When Toys R Us announced it would close more than 800 stores due to financial difficulties, it marked the latest chapter in the struggles of many retailers to keep up in the age of internet retail.
It's a climate that has forced mom-and-pop retailers to adapt, too.
The secret to success, say some local shops, is you have to roll with the punches.
Recycled Books has been a Denton staple for 35 years. When Don Foster opened the store, he had no idea how big it the store would become.
"People will come in and spend hours in here," Foster said. "Occasionally, someone will come in and spend all day in here."
Not that it's always been easy.
"It can get tight sometimes," he said.
The latest news from around North Texas.
Competition from large retailers can drive a small business out of business. To survive, Foster says, you have to offer the customer something different. Aside from used books, he sells a lot of records and compact discs — things many big-box retailers have abandoned. He's also embraced the internet age.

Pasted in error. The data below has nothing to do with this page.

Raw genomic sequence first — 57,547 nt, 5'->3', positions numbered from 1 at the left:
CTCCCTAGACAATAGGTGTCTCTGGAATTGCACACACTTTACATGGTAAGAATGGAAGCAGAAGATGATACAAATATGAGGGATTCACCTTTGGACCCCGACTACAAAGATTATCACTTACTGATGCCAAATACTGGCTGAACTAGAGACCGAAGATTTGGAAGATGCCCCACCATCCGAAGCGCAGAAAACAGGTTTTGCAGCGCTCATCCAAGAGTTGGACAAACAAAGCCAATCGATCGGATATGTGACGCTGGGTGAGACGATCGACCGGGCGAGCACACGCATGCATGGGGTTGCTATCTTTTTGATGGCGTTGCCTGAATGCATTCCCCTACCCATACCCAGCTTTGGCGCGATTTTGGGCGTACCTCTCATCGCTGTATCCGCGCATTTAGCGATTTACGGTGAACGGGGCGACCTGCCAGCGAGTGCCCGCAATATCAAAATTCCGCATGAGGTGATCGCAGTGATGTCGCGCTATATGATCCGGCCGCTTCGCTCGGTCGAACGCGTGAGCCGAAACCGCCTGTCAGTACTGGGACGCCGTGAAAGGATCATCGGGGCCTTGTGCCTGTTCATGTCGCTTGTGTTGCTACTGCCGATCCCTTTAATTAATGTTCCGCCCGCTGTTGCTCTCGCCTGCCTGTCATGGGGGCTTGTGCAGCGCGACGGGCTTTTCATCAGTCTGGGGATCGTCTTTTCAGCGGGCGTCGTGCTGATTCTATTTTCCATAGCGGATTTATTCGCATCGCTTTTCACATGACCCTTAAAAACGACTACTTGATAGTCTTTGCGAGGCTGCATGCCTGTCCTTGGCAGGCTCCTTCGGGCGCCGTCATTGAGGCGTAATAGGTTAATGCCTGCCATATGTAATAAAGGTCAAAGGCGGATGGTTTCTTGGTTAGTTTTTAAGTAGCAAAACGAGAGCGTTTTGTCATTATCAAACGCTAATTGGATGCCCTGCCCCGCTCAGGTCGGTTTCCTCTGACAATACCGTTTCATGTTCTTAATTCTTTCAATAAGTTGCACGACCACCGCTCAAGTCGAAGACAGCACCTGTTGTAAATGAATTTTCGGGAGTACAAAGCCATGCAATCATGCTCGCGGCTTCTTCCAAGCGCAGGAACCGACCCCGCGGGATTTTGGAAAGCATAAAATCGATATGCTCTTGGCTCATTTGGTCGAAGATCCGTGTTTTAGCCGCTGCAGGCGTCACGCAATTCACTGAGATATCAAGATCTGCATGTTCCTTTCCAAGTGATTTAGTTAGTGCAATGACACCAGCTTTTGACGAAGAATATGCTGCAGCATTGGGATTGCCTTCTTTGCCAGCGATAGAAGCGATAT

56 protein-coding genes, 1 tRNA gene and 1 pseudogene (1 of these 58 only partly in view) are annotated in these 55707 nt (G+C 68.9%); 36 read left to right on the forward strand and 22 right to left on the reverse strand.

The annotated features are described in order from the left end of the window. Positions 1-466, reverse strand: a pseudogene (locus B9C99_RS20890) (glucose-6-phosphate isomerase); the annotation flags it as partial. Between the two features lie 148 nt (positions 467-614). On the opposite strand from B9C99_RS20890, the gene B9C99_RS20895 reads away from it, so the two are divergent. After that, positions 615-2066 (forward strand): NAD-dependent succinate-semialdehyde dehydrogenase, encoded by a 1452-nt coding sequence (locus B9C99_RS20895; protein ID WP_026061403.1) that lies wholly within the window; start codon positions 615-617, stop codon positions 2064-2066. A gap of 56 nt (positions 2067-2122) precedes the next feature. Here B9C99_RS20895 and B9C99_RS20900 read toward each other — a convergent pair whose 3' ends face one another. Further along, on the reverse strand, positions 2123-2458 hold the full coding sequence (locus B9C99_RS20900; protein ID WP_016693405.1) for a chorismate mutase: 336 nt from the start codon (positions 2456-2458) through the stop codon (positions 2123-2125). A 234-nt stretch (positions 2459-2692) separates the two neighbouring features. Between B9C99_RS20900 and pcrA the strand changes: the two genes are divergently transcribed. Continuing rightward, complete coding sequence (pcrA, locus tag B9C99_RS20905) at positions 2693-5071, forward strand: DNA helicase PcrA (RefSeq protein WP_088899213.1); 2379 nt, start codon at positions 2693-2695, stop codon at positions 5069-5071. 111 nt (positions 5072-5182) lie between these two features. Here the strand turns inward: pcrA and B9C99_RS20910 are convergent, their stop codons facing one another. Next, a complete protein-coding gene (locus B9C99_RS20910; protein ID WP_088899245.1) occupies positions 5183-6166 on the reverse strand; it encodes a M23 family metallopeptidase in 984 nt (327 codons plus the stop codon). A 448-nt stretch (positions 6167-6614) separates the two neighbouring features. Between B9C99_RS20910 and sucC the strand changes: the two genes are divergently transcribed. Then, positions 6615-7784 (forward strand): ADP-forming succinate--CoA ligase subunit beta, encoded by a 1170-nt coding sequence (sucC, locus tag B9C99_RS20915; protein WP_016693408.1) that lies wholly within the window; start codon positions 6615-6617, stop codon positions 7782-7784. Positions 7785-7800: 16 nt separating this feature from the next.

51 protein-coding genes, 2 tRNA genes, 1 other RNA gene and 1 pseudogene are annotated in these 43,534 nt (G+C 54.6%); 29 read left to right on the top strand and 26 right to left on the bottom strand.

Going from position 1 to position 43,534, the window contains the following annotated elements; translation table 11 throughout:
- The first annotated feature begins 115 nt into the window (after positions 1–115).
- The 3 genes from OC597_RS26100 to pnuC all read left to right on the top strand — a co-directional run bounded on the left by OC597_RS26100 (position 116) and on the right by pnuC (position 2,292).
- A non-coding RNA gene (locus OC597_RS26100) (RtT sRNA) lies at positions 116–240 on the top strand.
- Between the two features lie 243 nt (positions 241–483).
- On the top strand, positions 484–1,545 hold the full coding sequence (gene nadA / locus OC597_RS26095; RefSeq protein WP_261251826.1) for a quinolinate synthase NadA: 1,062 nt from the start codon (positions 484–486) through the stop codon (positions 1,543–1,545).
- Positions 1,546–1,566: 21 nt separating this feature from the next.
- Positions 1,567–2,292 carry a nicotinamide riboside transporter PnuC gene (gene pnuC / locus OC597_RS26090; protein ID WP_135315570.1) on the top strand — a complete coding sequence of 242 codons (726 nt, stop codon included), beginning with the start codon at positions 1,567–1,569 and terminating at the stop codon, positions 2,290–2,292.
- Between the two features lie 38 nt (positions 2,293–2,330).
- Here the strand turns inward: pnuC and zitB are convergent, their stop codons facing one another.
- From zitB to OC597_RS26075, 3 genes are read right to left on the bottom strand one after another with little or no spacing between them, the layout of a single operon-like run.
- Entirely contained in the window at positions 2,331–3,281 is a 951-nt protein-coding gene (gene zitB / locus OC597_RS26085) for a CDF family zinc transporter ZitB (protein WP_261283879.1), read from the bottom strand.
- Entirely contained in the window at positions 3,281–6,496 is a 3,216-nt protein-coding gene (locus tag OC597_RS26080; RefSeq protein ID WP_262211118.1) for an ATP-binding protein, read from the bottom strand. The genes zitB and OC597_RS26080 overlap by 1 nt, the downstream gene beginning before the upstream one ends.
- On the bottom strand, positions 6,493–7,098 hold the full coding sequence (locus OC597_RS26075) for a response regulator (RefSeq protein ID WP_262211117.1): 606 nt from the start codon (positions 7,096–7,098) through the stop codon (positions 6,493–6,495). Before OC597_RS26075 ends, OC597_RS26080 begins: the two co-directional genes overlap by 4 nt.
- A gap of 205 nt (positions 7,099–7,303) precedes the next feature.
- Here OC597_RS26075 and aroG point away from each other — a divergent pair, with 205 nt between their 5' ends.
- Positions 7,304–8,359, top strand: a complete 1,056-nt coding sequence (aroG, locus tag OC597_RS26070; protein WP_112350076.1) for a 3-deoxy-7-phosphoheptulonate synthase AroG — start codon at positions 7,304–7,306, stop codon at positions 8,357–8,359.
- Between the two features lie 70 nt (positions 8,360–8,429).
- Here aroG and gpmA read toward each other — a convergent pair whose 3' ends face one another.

"We do a lot of online sales, which has been a savior to us," Foster said.
For other small retailers, carving out a niche is also the key to success.
"We don't do anything current generation, because big-box stores like Toys R Us control that market," said Alec Featherstone, who opened Freaks and Geeks, a vintage game and toy store in Denton, three years ago.
Featherstone called the Toys R Us situation "tragic." He believes his shop may pick up a few more customers with the chain's closing, but it's not going to change the way he does business.
"To be successful you have to be driven," he said. "You have to realize there's gonna be those bumps in the road."
Both business owners do sell items online, adding to their revenue. Both also say they have an advantage in that their businesses are more than just stores — they're places where customers can come in and just hang out.
Foster says stores like his can stand up to online competition, because a lot of people still just like to shop the old-fashioned way.
"It'll be right there in front of you," he said. "And you'll go, 'Oh, my. Maybe I need this.'"